Fragrance had long been central to beauty and personal care; inspiring joy and adding to the experiential side of the category. But the surging consumer interest in health and wellbeing had opened up new opportunities for fragrance innovation, according to Richard Hopping, senior brand and household analyst at Mintel.
Speaking at last week’s digital SEPAWA 2021 event, Hopping said beauty and personal care brands could start using and positioning fragrances more centrally in products as a beneficial ingredient that helped overall wellbeing and self-care.
“Consumers realise scents are very beneficial, but there is more room for brands to tap into here and really concentrate on getting through to consumers what those benefits are,” he said.
Stretching scent beyond traditional ‘relaxation’ claims
Mintel’s Global New Products Database (GNPD) indicated a gap between demand and product development, Hopping said, with the number of new products making aromatherapy claims “still relatively low”.
But he said there was scope for brands to move beyond common aromatherapy claims like ‘relaxation’ and ‘re-energising’ and focusing instead on specific claims like ‘productivity’, ‘memory’ and ‘concentration’. There was also opportunity to use fragrance to target lifestyle areas like sexual wellness and meditation, he said.
“Consumers are aware they need lots of help in their lives on an everyday basis and, as we’ve already discovered, consumers are very aware about the difference scent can make to their lives. It’s just about helping encourage consumers to see those benefits.”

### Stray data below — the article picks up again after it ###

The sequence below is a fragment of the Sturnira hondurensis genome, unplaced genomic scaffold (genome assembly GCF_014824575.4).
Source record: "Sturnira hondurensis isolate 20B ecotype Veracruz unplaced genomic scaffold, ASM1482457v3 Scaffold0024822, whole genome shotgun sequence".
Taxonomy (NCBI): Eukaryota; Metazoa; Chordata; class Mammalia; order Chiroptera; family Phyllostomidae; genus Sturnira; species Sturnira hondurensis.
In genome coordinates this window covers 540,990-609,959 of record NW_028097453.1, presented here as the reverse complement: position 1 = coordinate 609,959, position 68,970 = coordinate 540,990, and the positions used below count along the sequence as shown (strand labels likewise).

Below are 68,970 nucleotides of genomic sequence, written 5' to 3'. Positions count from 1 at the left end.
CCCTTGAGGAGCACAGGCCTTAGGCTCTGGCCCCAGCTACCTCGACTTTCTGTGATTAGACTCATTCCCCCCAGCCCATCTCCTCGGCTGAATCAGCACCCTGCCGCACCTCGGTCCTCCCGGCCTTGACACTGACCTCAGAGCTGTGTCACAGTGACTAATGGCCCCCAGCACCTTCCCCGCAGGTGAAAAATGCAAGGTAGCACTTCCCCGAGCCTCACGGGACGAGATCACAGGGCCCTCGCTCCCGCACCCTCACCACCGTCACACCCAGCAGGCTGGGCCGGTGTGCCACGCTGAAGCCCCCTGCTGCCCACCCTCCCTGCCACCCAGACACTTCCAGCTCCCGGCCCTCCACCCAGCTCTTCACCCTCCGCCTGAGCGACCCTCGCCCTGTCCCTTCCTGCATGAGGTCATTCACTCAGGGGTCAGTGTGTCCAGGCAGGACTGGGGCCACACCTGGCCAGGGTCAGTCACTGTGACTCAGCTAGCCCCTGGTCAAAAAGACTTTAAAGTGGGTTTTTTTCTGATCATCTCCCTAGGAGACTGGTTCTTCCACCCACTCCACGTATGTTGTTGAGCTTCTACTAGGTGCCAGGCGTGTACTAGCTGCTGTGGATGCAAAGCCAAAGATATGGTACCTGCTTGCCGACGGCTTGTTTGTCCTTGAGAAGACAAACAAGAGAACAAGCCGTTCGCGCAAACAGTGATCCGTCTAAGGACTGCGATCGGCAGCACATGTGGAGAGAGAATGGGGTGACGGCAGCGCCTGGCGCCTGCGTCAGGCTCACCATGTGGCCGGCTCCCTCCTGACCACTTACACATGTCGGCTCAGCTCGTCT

According to Mintel, 46% of consumers in the US considered an appealing fragrance an important factor when buying products, making it the most influential factor for these consumers. And in Brazil, fragrance was the second most important factor with 59% of consumers stating the importance.
“That should give confidence to brands who are looking to continue that focus on scent and really putting it as a central point of our position to appeal to consumers,” Hopping said.
However, any future product development that included fragrance claims had to be backed up with sound science to avoid “wellbeing washing”, he said.
Bringing ‘luxury’ and ‘added enjoyment’ to everyday routines
Moving forward, Hopping said one area of opportunity for new product development was luxury fragrances. Traditionally reserved for prestige perfumes and premium skin care lines, he said brands could bring higher-end scents into personal and home care categories and work to make them “longer-lasting”.
It was about leveraging the “experience and expression” of luxury fragrances, he said, to “replicate that benefit fragrances and perfumes have given in the past”.
And consumer data indicated this strategy would align well with expectations, he said, with 42% of German consumers interested in long-lasting scents in bath and shower products. There had also been plenty of market innovation in this direction, he said, with Rituals moving into household care and major home care brands developing luxury toilet scents and elegant, perfumed hand soaps.